I was pondering, so you wouldn’t have to, the Great Helmsman’s weird parallel universe speech at the Labour Party conference last week. In particular, I found myself chewing over what on earth he was talking about when he referred to “new modern technicians”. Who are these people? Are they replacements for old, has-been technicians? Can an old has-been strive to become new and modern?
Because I have read widely in that seam of gibberish mined so profitably by De Bono and Buzan, I was able to enjoy a flash of insight. Recently, I mentioned overhearing a reference to a “visionary cobbler”. It seems to me that the visionary cobbler and the new modern technician are one and the same. No ordinary cobbler, bound by old has-been cobbling ways, the visionary cobbler is – by dint of that very visionariness – new and modern and cobbling away in that bright sunlit upland our leader described for us so majestically.
In this paradise, which is probably a fool’s paradise, but none the worse for all that, new modern visionaries ply their trades while, behind the scenes, feral teenage tearaway mothers are corralled into hostels and council officials obliterate every last scrap of antisocial behaviour Latin.
It is not just cobblers whose lives have been transformed by the new vision. Lamplighters, bootblacks, night soil men, wrights of all kinds, tally-stick tappers, shovelmen, kiters, branglers and fleemsters, all these have swept away their old has-been cobwebs and emerged as new, and very modern, and indeed, technical.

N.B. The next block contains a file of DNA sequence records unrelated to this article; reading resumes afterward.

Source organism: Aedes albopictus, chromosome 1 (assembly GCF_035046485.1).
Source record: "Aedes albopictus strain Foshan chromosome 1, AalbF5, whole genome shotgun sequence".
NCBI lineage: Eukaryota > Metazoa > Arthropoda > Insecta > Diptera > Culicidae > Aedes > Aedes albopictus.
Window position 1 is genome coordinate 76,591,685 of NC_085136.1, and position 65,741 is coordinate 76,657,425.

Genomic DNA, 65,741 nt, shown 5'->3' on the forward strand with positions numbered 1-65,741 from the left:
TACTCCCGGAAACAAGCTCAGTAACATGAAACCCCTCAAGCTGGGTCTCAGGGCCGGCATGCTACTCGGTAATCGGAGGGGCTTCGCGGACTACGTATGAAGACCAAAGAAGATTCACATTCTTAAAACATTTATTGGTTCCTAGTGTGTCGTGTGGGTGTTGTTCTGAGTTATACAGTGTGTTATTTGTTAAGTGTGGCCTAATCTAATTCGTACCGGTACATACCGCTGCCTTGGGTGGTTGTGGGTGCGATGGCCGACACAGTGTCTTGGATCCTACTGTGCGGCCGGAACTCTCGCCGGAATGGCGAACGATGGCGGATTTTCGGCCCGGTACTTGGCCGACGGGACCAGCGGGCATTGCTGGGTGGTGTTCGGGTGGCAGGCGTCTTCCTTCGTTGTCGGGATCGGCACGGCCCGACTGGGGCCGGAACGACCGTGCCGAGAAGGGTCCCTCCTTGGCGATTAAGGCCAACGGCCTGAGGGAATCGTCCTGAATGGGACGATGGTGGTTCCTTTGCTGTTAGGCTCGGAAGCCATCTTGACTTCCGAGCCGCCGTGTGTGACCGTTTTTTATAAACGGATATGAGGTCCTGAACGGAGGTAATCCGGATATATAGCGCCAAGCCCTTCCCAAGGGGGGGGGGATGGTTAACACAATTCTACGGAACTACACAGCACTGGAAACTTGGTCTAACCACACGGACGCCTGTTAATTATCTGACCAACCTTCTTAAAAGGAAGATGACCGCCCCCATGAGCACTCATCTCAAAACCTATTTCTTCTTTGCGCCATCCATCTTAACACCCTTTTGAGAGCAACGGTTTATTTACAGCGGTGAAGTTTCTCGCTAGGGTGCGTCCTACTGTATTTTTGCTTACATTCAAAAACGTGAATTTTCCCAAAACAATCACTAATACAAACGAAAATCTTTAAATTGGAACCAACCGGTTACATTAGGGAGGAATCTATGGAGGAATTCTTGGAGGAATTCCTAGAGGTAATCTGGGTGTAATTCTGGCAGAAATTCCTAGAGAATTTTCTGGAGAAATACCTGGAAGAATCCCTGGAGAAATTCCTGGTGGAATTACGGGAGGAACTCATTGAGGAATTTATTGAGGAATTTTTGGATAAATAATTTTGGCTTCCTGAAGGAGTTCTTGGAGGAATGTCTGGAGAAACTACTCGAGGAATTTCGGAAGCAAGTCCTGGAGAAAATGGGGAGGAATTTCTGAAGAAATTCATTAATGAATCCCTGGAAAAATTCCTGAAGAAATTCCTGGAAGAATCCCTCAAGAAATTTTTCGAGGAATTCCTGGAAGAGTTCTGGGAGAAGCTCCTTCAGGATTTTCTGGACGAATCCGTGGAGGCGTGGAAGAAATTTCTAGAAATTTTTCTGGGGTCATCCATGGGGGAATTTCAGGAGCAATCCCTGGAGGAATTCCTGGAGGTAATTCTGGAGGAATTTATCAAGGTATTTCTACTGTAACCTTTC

I have seen the evidence with my own eyes. Down the lane from me there is a kiosk occupied for as long as I can recall by a boot-mender. Those whose boots were broken would take their boots to him, and, for a few shillings, he would mend them, if not as good as new then at least with one or two fewer gaping holes or patches of distressed stitching. This was quite clearly an old has-been way of doing things. Now, the kiosk has been covered in new modern plastic logos and the boot-mender himself has a new slick hairstyle and trendy spectacles, and his old crumpled beige overalls have been replaced by a stylish outfit, in mauve and teal, with clean lines, and a laminated namebadge. He is now, one might say, a visionary cobbler. And I for one am blissfully happy that, instead of simply getting my boots repaired, I am given a personalised and computer-readable boot health-check, together with a coupon for a complimentary plastic beaker of fruit ‘n’ fibre ‘n’ seeds ‘n’ plumstones ‘n’ curly kale juice from the brand new kiosk next door.
Onwards and upwards with the new modern technicians and the visionary cobblers!